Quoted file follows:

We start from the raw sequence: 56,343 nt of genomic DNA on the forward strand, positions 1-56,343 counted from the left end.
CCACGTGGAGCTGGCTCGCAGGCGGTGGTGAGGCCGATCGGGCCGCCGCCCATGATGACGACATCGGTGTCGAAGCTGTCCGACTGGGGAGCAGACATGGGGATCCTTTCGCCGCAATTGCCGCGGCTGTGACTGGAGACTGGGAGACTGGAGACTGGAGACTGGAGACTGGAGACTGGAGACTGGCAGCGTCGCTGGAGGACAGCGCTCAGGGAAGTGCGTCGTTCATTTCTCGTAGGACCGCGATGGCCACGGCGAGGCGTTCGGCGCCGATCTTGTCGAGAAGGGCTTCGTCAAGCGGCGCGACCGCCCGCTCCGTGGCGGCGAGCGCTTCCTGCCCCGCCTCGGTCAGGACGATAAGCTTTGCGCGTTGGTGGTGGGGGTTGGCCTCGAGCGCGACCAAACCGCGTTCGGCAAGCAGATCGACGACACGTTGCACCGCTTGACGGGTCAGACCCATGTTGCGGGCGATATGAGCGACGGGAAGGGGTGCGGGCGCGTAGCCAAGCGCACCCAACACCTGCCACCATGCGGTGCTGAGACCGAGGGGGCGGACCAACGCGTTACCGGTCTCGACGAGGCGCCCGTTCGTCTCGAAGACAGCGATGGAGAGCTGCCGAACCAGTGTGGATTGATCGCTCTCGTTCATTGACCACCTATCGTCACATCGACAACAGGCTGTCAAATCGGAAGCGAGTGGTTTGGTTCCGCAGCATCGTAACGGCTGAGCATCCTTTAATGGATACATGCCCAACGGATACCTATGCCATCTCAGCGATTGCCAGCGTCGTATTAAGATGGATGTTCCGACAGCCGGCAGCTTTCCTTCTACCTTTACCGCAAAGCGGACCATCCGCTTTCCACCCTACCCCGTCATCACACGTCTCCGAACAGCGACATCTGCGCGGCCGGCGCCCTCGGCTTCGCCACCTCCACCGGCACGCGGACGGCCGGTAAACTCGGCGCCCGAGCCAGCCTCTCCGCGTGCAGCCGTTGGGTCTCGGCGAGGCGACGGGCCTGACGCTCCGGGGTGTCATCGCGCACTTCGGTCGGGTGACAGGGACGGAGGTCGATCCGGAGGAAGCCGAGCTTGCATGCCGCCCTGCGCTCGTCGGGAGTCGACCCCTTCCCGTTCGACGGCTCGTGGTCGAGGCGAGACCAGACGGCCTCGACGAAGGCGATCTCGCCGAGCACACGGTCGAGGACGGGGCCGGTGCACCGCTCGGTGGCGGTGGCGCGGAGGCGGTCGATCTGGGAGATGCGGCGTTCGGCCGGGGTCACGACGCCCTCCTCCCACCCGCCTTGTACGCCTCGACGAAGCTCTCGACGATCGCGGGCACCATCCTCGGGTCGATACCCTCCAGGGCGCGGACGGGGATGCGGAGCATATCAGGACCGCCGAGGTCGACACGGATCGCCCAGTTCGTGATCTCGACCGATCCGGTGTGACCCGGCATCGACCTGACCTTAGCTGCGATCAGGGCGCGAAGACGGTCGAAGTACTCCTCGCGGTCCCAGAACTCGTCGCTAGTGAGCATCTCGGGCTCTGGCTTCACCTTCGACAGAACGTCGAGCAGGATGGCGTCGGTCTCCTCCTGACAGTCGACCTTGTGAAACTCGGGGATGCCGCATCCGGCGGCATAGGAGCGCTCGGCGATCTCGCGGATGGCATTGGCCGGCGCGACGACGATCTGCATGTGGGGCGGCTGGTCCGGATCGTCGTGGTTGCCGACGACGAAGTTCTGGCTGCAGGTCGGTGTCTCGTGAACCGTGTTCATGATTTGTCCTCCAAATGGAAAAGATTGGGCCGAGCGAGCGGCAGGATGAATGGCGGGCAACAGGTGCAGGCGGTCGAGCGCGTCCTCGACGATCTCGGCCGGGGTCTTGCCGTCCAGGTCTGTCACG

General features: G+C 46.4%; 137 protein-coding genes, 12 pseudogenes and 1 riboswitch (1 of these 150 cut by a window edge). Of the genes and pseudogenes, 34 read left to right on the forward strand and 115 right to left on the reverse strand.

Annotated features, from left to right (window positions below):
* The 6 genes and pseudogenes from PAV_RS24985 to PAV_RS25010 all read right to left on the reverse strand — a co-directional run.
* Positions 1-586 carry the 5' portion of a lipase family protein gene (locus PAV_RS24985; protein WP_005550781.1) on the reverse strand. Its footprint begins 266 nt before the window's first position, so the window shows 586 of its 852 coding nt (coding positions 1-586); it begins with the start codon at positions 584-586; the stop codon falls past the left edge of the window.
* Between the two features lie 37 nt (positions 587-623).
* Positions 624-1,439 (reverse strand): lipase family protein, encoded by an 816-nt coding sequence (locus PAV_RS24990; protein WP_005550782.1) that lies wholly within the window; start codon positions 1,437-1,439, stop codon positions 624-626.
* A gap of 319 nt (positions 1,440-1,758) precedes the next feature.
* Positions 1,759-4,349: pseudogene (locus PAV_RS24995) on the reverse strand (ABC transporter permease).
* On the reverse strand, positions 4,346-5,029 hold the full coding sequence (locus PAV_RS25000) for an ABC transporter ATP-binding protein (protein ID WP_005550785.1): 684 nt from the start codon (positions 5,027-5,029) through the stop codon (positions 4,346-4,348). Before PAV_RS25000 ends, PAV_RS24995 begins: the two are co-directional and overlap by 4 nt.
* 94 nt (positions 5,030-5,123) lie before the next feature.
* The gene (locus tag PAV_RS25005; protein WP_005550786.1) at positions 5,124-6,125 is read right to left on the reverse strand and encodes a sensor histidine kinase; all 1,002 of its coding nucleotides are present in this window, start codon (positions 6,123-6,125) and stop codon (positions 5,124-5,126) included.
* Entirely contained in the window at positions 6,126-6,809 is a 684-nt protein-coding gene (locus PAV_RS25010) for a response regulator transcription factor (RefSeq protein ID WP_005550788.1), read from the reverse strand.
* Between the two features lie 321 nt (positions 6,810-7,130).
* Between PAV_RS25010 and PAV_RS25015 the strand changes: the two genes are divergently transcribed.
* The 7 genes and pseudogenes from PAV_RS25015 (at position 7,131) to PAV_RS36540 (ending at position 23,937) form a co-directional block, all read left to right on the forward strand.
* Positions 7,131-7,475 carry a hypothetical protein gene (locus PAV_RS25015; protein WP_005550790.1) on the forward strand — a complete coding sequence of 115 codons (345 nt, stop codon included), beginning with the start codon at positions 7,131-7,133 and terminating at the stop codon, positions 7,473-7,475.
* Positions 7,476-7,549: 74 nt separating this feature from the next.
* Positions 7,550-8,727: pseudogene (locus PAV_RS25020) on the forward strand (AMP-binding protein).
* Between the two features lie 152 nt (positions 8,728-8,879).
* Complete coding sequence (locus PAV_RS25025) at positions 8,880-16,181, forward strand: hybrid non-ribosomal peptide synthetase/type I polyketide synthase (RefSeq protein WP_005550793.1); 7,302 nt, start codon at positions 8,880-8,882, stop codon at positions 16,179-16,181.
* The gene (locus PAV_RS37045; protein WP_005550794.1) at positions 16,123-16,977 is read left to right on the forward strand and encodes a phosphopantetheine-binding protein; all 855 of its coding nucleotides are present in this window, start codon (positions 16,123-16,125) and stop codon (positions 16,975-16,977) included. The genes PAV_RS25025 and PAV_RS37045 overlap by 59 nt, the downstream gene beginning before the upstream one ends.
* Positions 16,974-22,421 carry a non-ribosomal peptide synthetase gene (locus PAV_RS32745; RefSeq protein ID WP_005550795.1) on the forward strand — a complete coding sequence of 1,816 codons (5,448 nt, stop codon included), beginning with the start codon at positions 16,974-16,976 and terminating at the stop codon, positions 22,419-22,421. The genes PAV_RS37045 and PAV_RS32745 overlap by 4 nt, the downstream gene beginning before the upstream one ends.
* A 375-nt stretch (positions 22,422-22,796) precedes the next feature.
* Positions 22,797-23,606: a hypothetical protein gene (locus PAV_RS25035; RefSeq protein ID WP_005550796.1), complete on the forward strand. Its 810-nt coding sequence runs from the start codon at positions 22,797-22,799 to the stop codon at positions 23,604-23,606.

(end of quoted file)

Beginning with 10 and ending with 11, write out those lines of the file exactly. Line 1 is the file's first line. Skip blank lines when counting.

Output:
* Positions 1,759-4,349: pseudogene (locus PAV_RS24995) on the reverse strand (ABC transporter permease).
* On the reverse strand, positions 4,346-5,029 hold the full coding sequence (locus PAV_RS25000) for an ABC transporter ATP-binding protein (protein ID WP_005550785.1): 684 nt from the start codon (positions 5,027-5,029) through the stop codon (positions 4,346-4,348). Before PAV_RS25000 ends, PAV_RS24995 begins: the two are co-directional and overlap by 4 nt.